For the past several weeks, Magento stores have been injected with malware via a supply chain attack that targeted the FishPig distribution server.
Specialized in Magento optimizations and Magento-WordPress integrations, FishPig offers various Magento extensions that have gathered over 200,000 downloads.
On Tuesday, FishPig warned of an intrusion to its extension license system, which resulted in a threat actor injecting malicious PHP code into the Helper/License.php file.
“This file is included in most FishPig extensions so it is best to assume that all FishPig modules had been infected,” FishPig announced.
According to the company, the hackers likely had access to its servers since at least August 6.
The injected code would install another piece of malware, called Rekoobe, which hides itself as a background process on the compromised servers, according to security researchers with Sansec, who identified the intrusion.
The malicious code injected into License.php would download a Linux binary from license.fishpig.co.uk each time the Fishpig control panel is accessed in the Magento backend, Sansec explains. Named ‘lic.bin’, the downloaded file poses as a license asset, but it is, in fact, the Rekoobe remote access trojan.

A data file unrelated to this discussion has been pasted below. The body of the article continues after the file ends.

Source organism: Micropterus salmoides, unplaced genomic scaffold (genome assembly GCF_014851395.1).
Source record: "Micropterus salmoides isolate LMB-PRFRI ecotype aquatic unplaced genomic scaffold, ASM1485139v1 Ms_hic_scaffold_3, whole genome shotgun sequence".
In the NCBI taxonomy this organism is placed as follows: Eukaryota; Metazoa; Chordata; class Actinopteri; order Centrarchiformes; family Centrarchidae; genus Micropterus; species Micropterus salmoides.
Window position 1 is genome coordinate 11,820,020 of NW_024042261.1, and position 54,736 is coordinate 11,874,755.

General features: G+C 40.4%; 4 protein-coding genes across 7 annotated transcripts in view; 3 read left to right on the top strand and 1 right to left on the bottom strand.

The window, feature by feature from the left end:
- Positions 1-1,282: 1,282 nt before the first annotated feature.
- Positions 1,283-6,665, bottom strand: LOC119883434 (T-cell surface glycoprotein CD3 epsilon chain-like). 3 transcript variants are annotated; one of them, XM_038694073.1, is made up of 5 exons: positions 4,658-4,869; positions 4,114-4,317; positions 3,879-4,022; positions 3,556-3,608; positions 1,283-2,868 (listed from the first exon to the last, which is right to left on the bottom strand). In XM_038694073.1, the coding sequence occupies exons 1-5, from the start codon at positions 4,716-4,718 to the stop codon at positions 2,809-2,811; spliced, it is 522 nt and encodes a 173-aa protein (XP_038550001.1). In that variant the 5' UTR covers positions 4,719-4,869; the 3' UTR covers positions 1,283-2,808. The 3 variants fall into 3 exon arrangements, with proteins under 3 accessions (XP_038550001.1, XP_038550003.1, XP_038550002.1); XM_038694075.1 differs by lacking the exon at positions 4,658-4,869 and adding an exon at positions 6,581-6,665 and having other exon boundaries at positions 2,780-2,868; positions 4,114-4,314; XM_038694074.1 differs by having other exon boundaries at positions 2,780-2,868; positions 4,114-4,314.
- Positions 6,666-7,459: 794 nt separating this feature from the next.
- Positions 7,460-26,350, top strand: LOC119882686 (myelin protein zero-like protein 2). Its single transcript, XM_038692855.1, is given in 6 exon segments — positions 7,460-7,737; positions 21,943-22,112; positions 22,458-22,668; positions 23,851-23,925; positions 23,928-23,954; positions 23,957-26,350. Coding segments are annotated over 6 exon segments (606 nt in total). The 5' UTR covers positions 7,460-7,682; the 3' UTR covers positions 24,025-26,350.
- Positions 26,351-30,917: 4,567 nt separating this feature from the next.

After execution, the trojan removes all malicious files from the infected machine, but it remains running in memory, where it mimics a system service, while waiting for instructions from its command and control (C&C) server, the researchers note.
FishPig says it has removed the malicious code from its servers and has issued updates for all modules.
“It is recommended to upgrade all FishPig modules, or reinstall existing versions from source, regardless of whether or not you are using extensions known to be infected. This will ensure clean and secure code on your system,” FishPig announced.
Related: Vulnerability in BackupBuddy Plugin Exploited to Hack WordPress Sites
Related: Web Skimmer Injected Into Hundreds of Magento-Powered Stores
Related: Hundreds of Magento Stores Hacked Daily in Major Skimming Campaign